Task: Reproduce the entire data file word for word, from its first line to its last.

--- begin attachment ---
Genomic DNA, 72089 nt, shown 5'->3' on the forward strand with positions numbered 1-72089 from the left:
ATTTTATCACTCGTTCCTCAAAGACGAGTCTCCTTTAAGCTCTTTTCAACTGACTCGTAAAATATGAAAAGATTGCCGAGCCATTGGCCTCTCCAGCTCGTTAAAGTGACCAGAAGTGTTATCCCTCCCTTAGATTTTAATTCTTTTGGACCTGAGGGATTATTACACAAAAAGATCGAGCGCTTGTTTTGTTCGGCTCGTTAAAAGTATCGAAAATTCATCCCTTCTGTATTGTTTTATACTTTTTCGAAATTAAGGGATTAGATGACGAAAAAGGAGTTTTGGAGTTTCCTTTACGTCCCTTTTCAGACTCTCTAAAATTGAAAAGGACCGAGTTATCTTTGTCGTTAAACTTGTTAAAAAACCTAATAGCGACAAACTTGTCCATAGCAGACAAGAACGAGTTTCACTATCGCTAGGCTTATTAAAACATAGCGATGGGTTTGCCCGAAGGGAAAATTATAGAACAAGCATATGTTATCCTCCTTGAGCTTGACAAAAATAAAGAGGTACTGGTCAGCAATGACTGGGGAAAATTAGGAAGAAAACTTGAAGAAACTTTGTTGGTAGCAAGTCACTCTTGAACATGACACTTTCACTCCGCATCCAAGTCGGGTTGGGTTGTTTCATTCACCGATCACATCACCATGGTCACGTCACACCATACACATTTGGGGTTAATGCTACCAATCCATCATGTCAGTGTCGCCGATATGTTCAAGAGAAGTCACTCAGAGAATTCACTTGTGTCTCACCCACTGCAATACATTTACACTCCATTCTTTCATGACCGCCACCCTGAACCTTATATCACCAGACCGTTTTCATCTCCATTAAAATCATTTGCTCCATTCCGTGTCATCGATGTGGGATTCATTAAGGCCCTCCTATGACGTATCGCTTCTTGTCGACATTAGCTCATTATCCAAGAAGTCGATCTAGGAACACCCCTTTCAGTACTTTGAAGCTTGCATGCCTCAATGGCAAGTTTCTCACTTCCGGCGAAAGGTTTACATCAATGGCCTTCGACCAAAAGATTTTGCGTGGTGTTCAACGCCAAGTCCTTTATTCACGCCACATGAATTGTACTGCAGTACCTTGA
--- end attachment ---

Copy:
Genomic DNA, 72089 nt, shown 5'->3' on the forward strand with positions numbered 1-72089 from the left:
ATTTTATCACTCGTTCCTCAAAGACGAGTCTCCTTTAAGCTCTTTTCAACTGACTCGTAAAATATGAAAAGATTGCCGAGCCATTGGCCTCTCCAGCTCGTTAAAGTGACCAGAAGTGTTATCCCTCCCTTAGATTTTAATTCTTTTGGACCTGAGGGATTATTACACAAAAAGATCGAGCGCTTGTTTTGTTCGGCTCGTTAAAAGTATCGAAAATTCATCCCTTCTGTATTGTTTTATACTTTTTCGAAATTAAGGGATTAGATGACGAAAAAGGAGTTTTGGAGTTTCCTTTACGTCCCTTTTCAGACTCTCTAAAATTGAAAAGGACCGAGTTATCTTTGTCGTTAAACTTGTTAAAAAACCTAATAGCGACAAACTTGTCCATAGCAGACAAGAACGAGTTTCACTATCGCTAGGCTTATTAAAACATAGCGATGGGTTTGCCCGAAGGGAAAATTATAGAACAAGCATATGTTATCCTCCTTGAGCTTGACAAAAATAAAGAGGTACTGGTCAGCAATGACTGGGGAAAATTAGGAAGAAAACTTGAAGAAACTTTGTTGGTAGCAAGTCACTCTTGAACATGACACTTTCACTCCGCATCCAAGTCGGGTTGGGTTGTTTCATTCACCGATCACATCACCATGGTCACGTCACACCATACACATTTGGGGTTAATGCTACCAATCCATCATGTCAGTGTCGCCGATATGTTCAAGAGAAGTCACTCAGAGAATTCACTTGTGTCTCACCCACTGCAATACATTTACACTCCATTCTTTCATGACCGCCACCCTGAACCTTATATCACCAGACCGTTTTCATCTCCATTAAAATCATTTGCTCCATTCCGTGTCATCGATGTGGGATTCATTAAGGCCCTCCTATGACGTATCGCTTCTTGTCGACATTAGCTCATTATCCAAGAAGTCGATCTAGGAACACCCCTTTCAGTACTTTGAAGCTTGCATGCCTCAATGGCAAGTTTCTCACTTCCGGCGAAAGGTTTACATCAATGGCCTTCGACCAAAAGATTTTGCGTGGTGTTCAACGCCAAGTCCTTTATTCACGCCACATGAATTGTACTGCAGTACCTTGA